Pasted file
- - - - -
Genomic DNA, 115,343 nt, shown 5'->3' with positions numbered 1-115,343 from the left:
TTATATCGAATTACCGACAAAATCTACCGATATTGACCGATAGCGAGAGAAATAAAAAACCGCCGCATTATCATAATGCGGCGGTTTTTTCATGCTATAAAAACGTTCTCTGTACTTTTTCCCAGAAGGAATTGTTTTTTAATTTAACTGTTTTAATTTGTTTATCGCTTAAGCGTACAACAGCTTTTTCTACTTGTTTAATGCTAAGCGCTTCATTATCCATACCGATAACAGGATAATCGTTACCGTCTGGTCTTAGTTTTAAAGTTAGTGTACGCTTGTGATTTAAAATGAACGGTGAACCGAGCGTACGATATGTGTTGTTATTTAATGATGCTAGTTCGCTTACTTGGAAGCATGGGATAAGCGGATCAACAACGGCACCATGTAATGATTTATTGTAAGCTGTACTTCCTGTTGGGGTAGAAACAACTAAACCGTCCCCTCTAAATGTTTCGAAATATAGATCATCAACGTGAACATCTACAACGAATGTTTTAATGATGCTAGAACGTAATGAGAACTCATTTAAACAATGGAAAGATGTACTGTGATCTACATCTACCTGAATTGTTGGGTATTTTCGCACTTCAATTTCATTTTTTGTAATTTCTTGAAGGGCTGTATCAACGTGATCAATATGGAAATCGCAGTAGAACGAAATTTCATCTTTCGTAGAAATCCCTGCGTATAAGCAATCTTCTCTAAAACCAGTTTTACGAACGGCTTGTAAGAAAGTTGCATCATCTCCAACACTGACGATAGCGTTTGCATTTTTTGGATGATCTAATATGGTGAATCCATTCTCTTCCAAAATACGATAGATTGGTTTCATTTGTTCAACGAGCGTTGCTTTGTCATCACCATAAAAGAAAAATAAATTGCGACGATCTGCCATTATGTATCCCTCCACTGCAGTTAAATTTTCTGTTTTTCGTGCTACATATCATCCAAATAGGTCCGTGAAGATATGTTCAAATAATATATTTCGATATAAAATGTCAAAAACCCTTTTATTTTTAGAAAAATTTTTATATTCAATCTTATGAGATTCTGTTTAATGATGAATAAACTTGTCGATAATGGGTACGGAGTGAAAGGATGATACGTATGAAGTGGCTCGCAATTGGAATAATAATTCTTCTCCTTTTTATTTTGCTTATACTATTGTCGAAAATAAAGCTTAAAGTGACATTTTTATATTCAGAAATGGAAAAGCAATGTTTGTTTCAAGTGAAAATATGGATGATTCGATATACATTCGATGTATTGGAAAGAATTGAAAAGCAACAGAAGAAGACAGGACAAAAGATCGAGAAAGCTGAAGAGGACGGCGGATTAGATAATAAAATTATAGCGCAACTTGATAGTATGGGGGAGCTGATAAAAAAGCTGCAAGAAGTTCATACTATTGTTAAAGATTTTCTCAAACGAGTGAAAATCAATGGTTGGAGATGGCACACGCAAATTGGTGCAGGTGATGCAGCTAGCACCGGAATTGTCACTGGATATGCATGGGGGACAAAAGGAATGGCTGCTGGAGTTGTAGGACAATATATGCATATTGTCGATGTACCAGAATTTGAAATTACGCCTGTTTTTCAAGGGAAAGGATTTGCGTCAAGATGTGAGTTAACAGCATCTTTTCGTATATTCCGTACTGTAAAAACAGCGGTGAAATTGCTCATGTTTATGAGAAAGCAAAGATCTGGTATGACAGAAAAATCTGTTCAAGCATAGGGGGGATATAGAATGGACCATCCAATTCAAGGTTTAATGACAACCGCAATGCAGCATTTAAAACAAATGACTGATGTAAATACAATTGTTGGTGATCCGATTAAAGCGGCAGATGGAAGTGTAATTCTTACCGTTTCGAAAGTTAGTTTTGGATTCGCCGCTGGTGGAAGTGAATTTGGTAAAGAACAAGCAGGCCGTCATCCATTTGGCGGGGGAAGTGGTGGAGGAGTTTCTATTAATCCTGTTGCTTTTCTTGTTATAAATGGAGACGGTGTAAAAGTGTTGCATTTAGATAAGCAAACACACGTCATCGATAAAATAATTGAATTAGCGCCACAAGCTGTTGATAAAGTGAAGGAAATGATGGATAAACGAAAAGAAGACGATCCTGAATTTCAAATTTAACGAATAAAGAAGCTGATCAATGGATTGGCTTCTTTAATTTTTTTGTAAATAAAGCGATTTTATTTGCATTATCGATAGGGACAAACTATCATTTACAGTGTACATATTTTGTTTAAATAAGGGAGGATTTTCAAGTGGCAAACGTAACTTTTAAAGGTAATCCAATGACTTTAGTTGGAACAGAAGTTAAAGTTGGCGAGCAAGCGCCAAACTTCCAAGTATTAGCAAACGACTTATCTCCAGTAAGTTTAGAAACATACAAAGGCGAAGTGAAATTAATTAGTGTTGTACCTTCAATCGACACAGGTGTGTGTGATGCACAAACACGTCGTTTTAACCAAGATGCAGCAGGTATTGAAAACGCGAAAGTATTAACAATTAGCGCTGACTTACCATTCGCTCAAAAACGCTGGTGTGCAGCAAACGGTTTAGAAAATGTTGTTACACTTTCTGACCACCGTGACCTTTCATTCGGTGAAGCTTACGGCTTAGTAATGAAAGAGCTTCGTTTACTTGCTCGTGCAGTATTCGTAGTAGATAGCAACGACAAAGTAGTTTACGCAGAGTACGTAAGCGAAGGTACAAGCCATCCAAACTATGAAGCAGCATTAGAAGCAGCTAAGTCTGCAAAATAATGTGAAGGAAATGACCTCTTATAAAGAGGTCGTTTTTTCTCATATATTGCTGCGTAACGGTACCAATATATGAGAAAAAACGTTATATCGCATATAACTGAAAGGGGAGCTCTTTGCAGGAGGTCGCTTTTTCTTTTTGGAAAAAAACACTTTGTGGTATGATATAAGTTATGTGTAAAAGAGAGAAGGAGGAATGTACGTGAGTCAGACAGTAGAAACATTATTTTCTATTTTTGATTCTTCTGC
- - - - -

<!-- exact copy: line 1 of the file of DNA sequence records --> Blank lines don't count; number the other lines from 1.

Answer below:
Genomic DNA, 115,343 nt, shown 5'->3' with positions numbered 1-115,343 from the left: